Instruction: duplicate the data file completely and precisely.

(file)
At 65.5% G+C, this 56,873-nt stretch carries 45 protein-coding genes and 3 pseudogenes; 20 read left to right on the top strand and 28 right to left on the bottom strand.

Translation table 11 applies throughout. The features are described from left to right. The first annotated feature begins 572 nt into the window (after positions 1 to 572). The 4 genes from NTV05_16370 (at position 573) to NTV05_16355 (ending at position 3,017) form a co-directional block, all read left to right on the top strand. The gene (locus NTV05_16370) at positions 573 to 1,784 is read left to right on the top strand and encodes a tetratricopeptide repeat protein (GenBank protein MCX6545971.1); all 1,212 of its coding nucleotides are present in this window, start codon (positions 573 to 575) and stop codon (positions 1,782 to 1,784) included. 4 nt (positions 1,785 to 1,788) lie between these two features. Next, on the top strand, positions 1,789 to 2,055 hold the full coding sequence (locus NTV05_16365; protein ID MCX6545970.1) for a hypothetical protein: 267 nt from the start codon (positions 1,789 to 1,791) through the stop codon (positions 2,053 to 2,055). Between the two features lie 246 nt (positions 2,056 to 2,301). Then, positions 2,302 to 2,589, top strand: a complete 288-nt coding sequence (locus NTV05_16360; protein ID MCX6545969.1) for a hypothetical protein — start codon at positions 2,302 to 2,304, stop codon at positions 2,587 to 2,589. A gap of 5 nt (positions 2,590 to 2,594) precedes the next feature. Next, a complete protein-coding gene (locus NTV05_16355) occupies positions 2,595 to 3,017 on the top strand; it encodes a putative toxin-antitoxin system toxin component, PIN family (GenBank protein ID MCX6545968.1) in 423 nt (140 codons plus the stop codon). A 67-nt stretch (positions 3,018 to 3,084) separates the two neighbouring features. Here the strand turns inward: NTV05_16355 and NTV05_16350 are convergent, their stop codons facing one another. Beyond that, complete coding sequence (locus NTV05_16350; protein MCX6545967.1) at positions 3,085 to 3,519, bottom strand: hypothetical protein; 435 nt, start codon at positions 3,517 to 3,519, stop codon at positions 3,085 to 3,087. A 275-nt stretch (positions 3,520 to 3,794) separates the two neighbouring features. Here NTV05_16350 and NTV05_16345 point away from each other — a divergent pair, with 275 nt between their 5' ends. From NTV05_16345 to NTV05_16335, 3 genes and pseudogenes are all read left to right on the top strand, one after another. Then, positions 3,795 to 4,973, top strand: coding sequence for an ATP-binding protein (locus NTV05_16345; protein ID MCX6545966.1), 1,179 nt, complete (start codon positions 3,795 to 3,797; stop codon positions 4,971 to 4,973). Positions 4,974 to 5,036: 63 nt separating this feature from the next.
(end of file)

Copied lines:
At 65.5% G+C, this 56,873-nt stretch carries 45 protein-coding genes and 3 pseudogenes; 20 read left to right on the top strand and 28 right to left on the bottom strand.

Translation table 11 applies throughout. The features are described from left to right. The first annotated feature begins 572 nt into the window (after positions 1 to 572). The 4 genes from NTV05_16370 (at position 573) to NTV05_16355 (ending at position 3,017) form a co-directional block, all read left to right on the top strand. The gene (locus NTV05_16370) at positions 573 to 1,784 is read left to right on the top strand and encodes a tetratricopeptide repeat protein (GenBank protein MCX6545971.1); all 1,212 of its coding nucleotides are present in this window, start codon (positions 573 to 575) and stop codon (positions 1,782 to 1,784) included. 4 nt (positions 1,785 to 1,788) lie between these two features. Next, on the top strand, positions 1,789 to 2,055 hold the full coding sequence (locus NTV05_16365; protein ID MCX6545970.1) for a hypothetical protein: 267 nt from the start codon (positions 1,789 to 1,791) through the stop codon (positions 2,053 to 2,055). Between the two features lie 246 nt (positions 2,056 to 2,301). Then, positions 2,302 to 2,589, top strand: a complete 288-nt coding sequence (locus NTV05_16360; protein ID MCX6545969.1) for a hypothetical protein — start codon at positions 2,302 to 2,304, stop codon at positions 2,587 to 2,589. A gap of 5 nt (positions 2,590 to 2,594) precedes the next feature. Next, a complete protein-coding gene (locus NTV05_16355) occupies positions 2,595 to 3,017 on the top strand; it encodes a putative toxin-antitoxin system toxin component, PIN family (GenBank protein ID MCX6545968.1) in 423 nt (140 codons plus the stop codon). A 67-nt stretch (positions 3,018 to 3,084) separates the two neighbouring features. Here the strand turns inward: NTV05_16355 and NTV05_16350 are convergent, their stop codons facing one another. Beyond that, complete coding sequence (locus NTV05_16350; protein MCX6545967.1) at positions 3,085 to 3,519, bottom strand: hypothetical protein; 435 nt, start codon at positions 3,517 to 3,519, stop codon at positions 3,085 to 3,087. A 275-nt stretch (positions 3,520 to 3,794) separates the two neighbouring features. Here NTV05_16350 and NTV05_16345 point away from each other — a divergent pair, with 275 nt between their 5' ends. From NTV05_16345 to NTV05_16335, 3 genes and pseudogenes are all read left to right on the top strand, one after another. Then, positions 3,795 to 4,973, top strand: coding sequence for an ATP-binding protein (locus NTV05_16345; protein ID MCX6545966.1), 1,179 nt, complete (start codon positions 3,795 to 3,797; stop codon positions 4,971 to 4,973). Positions 4,974 to 5,036: 63 nt separating this feature from the next.